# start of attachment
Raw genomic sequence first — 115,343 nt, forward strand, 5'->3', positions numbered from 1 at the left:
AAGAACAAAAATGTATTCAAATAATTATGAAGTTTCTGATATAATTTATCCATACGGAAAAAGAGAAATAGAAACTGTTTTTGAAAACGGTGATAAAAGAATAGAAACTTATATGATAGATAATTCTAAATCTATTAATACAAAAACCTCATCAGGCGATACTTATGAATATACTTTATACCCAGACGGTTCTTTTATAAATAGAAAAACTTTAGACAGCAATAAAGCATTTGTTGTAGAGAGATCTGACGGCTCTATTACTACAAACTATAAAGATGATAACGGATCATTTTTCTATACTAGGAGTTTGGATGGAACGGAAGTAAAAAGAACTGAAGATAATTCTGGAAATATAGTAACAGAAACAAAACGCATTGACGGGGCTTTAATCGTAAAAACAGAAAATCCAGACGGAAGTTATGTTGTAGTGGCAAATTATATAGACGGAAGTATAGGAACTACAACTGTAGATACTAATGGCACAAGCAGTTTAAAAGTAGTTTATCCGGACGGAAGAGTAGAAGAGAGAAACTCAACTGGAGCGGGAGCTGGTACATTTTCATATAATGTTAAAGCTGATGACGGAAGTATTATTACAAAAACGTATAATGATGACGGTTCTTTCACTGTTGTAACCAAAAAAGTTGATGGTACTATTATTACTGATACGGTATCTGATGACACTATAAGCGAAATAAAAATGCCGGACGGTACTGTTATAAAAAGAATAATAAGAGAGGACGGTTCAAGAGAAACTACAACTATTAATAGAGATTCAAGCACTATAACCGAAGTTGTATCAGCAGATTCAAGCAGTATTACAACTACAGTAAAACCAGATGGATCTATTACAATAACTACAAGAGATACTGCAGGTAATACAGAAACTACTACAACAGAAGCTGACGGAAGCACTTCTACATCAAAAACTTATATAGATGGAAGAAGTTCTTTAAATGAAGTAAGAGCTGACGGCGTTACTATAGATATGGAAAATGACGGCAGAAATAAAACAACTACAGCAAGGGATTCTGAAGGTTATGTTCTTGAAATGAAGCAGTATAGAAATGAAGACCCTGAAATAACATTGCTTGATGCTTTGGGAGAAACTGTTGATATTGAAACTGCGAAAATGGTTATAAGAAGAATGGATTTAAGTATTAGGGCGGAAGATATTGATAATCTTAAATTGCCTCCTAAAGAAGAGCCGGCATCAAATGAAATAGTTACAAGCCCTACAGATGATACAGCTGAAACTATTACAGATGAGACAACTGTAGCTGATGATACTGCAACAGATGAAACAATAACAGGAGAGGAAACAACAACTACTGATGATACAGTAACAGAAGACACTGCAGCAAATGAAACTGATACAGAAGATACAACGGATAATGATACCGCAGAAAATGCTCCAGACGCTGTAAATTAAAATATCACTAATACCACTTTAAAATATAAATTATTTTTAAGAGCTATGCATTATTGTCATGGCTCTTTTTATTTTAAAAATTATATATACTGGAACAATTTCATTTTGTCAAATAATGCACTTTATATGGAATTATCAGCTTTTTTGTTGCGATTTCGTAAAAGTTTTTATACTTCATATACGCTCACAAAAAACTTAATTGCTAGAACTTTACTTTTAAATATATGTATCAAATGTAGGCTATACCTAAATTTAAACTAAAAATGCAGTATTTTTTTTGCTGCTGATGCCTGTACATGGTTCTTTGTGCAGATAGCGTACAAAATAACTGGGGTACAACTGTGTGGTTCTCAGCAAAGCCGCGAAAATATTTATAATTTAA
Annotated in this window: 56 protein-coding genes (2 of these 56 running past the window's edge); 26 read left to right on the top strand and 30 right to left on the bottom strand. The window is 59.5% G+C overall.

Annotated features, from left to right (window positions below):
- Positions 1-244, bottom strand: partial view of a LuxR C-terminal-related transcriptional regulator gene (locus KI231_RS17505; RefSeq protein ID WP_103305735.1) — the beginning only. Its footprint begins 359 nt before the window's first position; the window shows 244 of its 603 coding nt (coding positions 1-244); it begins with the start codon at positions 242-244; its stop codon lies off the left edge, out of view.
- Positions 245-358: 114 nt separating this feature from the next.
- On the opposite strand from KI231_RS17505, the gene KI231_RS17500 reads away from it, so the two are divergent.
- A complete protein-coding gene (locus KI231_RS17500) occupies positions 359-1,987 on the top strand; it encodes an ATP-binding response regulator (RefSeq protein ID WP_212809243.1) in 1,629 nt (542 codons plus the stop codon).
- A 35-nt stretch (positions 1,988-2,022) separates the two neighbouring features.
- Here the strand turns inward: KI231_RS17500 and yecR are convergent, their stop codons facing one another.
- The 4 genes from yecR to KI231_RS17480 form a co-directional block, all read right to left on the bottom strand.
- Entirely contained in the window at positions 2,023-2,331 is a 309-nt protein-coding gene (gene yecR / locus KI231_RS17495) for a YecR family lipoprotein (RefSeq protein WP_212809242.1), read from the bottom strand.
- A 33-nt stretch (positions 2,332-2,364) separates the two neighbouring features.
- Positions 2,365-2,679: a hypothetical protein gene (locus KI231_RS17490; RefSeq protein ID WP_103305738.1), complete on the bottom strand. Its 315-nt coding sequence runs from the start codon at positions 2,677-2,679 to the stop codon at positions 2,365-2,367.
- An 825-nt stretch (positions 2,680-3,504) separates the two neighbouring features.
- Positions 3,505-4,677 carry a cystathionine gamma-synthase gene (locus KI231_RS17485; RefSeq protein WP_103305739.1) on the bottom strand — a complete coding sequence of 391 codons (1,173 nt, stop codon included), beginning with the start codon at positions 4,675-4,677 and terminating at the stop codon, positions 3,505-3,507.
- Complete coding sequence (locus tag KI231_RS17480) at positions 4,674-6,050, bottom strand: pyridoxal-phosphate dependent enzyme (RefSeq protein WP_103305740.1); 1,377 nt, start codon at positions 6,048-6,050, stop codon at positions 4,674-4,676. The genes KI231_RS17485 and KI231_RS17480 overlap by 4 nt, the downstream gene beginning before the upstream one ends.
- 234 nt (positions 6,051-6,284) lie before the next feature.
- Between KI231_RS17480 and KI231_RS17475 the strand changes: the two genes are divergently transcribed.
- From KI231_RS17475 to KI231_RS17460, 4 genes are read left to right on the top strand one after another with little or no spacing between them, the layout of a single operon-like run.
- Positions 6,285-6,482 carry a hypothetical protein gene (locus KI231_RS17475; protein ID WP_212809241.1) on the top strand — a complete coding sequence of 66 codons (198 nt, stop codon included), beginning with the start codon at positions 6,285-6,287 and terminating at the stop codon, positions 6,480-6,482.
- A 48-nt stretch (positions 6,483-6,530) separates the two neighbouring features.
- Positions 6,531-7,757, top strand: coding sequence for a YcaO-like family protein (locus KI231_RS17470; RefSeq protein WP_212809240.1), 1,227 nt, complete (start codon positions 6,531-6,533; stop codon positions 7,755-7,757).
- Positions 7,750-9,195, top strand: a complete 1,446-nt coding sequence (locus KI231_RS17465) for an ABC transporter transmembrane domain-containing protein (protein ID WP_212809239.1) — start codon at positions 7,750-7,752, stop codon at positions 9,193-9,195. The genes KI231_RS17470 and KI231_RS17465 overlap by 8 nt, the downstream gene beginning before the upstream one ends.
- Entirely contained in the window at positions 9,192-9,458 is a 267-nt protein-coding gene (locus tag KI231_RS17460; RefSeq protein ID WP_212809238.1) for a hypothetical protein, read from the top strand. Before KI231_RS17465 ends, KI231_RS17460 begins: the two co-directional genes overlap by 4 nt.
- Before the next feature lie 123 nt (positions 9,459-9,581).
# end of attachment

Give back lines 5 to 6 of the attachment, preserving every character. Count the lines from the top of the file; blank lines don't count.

- Positions 1-244, bottom strand: partial view of a LuxR C-terminal-related transcriptional regulator gene (locus KI231_RS17505; RefSeq protein ID WP_103305735.1) — the beginning only. Its footprint begins 359 nt before the window's first position; the window shows 244 of its 603 coding nt (coding positions 1-244); it begins with the start codon at positions 242-244; its stop codon lies off the left edge, out of view.
- Positions 245-358: 114 nt separating this feature from the next.